Six months ago I was taking a shower when I had an idea.  It was back story material that would solidify the major plot hook for a fantasy trilogy project that I've been working on for the past several years.  I was in love with the idea and couldn't stop wondering why it took me so long to figure it out.  I was proud of the idea as I dried off and got dressed.  I was patting myself on the back over breakfast.  I was confident that this would be the next "The Lord of the Rings" as I walked out the door and headed to work.  I have been trying to remember all of the details to that back story ever since.  While I didn't forget everything, I also didn't remember everything either.

There is no excuse for the above.  I have pens, pencils, paper, a few notebooks, a PC and a smartphone with a notepad app.  I had everything at my disposal to write down the ideas and every incentive to stop what I was doing to take the time to jot down those thoughts.  I'm always busy.  That's just the life of a lawyer.  Even so, there's no excuse for not taking one minute to write down those thoughts.  

Life is hectic.  Trust me, I know.  Between work, friends and family demands, there usually isn't a lot of time left to write.  This doesn't mean that the ideas have to stop flowing.  In fact, if you're like me, you're always thinking about ideas for the next story.  This makes it all the more important to write down your thoughts and ideas.  No matter what's going on you can stop for 30 seconds to jot down a few words and lines to capture your idea and jog your memory later.  There just isn't any good reason to lose the beginnings of what could be your next best seller (with the exceptions of sex, birth of your kid, BBQ'ing, or meeting Edward James Olmos in person).  In fact, as modern day writers we have every incentive to write down and capture all of our ideas because they, and the time to actually write, are so fleeting.  Chances are, like me, you work and write.  After working ten and twelve hour days five or six days a week, there is very little time left for writing.  Likewise, sitting back in a nice comfy chair and waiting for the ideas to materialize just isn't an option.  When the spare time to write is there, you have to take the opportunity to write.  Yet, if you didn't write your ideas down then you'll find that you just wasted a good chunk of your writing time by trying to figure out what to write about.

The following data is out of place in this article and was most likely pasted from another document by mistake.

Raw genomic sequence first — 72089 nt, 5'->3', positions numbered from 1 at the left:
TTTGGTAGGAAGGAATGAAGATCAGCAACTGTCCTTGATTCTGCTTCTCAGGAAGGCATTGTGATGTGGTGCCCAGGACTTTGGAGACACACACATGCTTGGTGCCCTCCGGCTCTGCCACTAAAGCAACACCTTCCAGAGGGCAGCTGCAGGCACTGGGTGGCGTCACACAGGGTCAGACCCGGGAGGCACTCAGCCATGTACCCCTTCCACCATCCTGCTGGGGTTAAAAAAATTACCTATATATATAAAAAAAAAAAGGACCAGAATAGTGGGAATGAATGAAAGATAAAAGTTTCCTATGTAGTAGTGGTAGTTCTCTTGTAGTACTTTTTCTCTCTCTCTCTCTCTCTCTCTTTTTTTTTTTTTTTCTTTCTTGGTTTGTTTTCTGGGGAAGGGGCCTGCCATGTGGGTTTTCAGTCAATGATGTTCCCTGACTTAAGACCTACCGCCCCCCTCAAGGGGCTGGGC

Whether its keeping a note pad nearby or jotting notes into an app on your phone, just do it!  You'll thank yourself later, especially when it comes time to publish your story down the road.  Learn from my mistake.  It isn't my first and it won't be my last.  If this saves you from having to try and remember a really good book idea, then I'll be a happy writer.  If you've got a better idea, or just general tips for not losing your thoughts, feel free to share.

Sunday, May 4, 2014

Breathing Life into Monsters

I love a good scary story.  It's not that I particularly like being scared.  There was nothing fun two months ago about the oncoming car that was driving in my lane, towards me, oblivious to the impending collision.  Sure, it got my heart pounding.  Yes, there was that moment of adrenaline where I realized I had to do something or bad things were about to happen.  Granted, I felt incredibly alive when honking my horn and flashing my headlights got the other driver's attention and he pulled into the correct lane.  My point is that none of that was enjoyable.  Yet a good horror story evokes some of those very same sensations without ever feeling like your life is in jeopardy.  Serial killer/slasher tales often can pull this off when the author lets the reader watch the depraved antagonist stalk his next victim.  It's more difficult when the story deals with a real monster.